Mid-Book Test - Hard
|Name: _____________________________||Period: ___________________________|
This quiz consists of 5 short answer questions, 10 short essay questions, and 1 (of 3) essay topics.
Short Answer Questions
1. How does John Proctor describe Parris' sermons?
2. When Parris and Abigail argue about her time at the Proctor house, she accuses Parris of something. What is it?
3. Why doesn't Parris want to consider Witchcraft as an explanation for Betty's illness?
4. Who has heard that Hale has a "reputation for rationality" and tells him so?
5. What does Betty wake from her trance to do?
Short Essay Questions
1. When Parris visits the prison, he appears tired and stressed out. Why?
2. Why is Danforth suspicious of Hale?
3. Abigail and Parris are both concerned about their "reputation" in Salem. Why?
4. What is the reason for the epilogue?
5. In March 1712, what happened to those who were excommunicated from the church?
6. Rebecca suggests that they put their faith in "God and the doctor." Why is this an ironic statement?
7. What did the government do twenty years after the trials?
8. Describe John Proctor.
9. What happened to Parris after the trials?
10. Why do John Proctor and Mr. Putnam not like one another?
This play is centered around the blame game. When Abigail is afraid of trouble she blames Tituba. When Tituba feels threatened she blames Sarah Good. Witchcraft is a scapegoat for the death of Mrs. Putnam's children. Some claim that American's lack personal responsibility. To what extent is this an accurate statement about American society today? Use specific examples from the play and modern life to support all claims.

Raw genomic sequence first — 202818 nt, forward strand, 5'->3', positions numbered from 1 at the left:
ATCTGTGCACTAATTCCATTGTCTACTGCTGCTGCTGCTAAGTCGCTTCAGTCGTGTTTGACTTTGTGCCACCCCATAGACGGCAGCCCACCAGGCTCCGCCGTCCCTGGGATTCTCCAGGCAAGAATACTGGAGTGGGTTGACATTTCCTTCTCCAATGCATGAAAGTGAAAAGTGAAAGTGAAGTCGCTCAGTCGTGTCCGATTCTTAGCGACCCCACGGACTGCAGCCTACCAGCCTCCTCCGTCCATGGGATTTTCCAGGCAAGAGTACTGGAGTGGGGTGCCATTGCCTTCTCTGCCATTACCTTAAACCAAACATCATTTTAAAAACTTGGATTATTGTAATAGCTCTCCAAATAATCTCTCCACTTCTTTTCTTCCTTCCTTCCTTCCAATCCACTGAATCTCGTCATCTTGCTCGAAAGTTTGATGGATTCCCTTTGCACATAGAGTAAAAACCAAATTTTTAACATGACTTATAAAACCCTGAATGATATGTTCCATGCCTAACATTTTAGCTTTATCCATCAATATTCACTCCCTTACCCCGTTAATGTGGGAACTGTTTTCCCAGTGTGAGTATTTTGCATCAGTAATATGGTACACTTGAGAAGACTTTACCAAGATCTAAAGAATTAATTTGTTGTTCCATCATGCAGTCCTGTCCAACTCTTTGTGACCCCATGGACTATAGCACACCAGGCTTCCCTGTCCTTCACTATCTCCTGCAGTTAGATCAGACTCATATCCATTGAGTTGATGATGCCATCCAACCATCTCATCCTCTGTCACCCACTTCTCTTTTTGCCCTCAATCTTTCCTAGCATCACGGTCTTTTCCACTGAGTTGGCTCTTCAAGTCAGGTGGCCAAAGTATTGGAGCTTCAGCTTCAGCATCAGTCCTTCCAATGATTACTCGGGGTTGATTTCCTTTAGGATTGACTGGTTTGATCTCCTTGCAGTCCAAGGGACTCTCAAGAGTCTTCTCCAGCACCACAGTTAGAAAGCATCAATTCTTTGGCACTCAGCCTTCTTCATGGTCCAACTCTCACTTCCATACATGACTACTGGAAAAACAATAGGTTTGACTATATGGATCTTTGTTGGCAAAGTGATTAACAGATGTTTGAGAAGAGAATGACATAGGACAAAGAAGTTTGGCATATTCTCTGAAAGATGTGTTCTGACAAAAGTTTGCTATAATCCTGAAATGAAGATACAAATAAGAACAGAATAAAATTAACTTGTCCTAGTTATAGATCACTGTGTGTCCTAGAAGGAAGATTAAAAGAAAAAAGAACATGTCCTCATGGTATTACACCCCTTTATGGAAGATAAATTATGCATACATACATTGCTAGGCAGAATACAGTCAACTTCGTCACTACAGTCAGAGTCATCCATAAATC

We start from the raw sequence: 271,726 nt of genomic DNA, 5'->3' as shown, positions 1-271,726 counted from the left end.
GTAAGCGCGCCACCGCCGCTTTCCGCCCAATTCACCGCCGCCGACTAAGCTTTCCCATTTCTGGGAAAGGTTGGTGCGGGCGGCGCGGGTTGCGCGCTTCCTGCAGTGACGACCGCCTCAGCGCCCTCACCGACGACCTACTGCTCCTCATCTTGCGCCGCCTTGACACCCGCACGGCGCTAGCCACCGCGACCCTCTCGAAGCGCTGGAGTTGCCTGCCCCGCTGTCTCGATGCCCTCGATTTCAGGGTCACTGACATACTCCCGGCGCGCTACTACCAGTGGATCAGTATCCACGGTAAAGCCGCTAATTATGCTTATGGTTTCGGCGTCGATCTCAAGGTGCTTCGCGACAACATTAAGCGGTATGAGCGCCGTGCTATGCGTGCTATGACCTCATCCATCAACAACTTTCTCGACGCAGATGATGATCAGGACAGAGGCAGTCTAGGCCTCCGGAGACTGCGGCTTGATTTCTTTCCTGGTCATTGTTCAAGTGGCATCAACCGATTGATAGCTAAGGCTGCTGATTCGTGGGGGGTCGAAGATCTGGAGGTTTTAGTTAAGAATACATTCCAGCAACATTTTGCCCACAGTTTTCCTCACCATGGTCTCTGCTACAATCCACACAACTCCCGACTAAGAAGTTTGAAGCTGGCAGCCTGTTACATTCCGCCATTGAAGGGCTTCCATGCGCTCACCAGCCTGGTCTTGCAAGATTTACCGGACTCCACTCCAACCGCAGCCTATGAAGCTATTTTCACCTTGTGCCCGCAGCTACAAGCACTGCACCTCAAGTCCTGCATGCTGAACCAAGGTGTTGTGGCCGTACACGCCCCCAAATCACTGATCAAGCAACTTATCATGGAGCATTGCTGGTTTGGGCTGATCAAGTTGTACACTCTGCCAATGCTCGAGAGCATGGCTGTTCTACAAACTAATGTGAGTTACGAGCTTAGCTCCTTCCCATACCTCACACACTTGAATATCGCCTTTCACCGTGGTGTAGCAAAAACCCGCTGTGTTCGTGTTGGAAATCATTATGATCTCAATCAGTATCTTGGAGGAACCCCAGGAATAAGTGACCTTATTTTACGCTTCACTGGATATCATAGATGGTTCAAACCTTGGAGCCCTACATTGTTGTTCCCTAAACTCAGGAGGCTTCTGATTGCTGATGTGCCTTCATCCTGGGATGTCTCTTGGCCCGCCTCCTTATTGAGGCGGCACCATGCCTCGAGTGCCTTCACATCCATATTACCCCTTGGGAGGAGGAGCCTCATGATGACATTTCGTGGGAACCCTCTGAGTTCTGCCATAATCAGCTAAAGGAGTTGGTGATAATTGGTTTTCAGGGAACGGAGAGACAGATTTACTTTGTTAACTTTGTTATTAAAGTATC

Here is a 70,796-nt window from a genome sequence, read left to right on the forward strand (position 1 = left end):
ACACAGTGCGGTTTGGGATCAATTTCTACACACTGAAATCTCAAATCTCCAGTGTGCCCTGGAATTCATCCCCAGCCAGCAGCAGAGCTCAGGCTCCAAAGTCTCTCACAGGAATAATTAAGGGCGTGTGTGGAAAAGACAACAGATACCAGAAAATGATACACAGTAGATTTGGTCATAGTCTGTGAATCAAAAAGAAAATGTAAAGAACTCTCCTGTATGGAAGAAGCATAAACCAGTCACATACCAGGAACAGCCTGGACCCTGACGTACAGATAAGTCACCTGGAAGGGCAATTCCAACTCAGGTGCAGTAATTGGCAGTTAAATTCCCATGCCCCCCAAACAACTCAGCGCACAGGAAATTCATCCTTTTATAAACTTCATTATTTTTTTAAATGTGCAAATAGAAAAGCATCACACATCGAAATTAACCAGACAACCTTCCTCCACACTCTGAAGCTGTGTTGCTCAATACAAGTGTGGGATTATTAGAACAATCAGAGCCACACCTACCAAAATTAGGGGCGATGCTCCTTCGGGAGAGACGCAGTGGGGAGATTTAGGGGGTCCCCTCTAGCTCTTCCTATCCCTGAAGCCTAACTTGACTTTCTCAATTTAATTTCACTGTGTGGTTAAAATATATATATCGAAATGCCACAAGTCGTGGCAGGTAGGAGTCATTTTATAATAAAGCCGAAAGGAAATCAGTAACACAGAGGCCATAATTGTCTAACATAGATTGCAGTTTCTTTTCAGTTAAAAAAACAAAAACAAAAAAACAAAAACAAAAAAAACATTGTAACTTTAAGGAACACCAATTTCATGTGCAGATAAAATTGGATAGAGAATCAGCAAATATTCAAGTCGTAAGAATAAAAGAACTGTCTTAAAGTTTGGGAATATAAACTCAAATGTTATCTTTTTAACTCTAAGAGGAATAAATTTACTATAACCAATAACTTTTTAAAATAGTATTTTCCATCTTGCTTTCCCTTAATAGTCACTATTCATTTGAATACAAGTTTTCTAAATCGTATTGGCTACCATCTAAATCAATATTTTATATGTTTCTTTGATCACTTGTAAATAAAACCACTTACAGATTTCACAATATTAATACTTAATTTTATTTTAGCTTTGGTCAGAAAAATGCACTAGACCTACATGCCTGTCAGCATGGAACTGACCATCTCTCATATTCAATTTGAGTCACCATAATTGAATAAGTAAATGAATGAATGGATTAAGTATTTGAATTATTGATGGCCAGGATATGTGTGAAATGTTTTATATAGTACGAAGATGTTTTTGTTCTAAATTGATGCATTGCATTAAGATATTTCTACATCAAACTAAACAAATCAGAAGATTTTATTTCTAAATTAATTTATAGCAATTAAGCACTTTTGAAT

Choose one character from the play. To what extent does selfishness lead this character through the play? Does this self-focus serve as an advantage or a disadvantage to that character? How do the other characters view this selfish behavior? What is Miller trying to tell the reader by using the theme of selfishness with this character? Use specific examples to support all claims.
One great thing about this play is that the characters are not simplistic. They are not all either good or evil, black or white. There are shades of gray. Students will choose their favorite character and compare his or her qualities, then decide whether he or she is mostly a "good guy" or mostly a villain. Then use specific examples to support each claim. Remind students: don't forget to address counter-arguments.
This section contains 705 words
(approx. 3 pages at 300 words per page)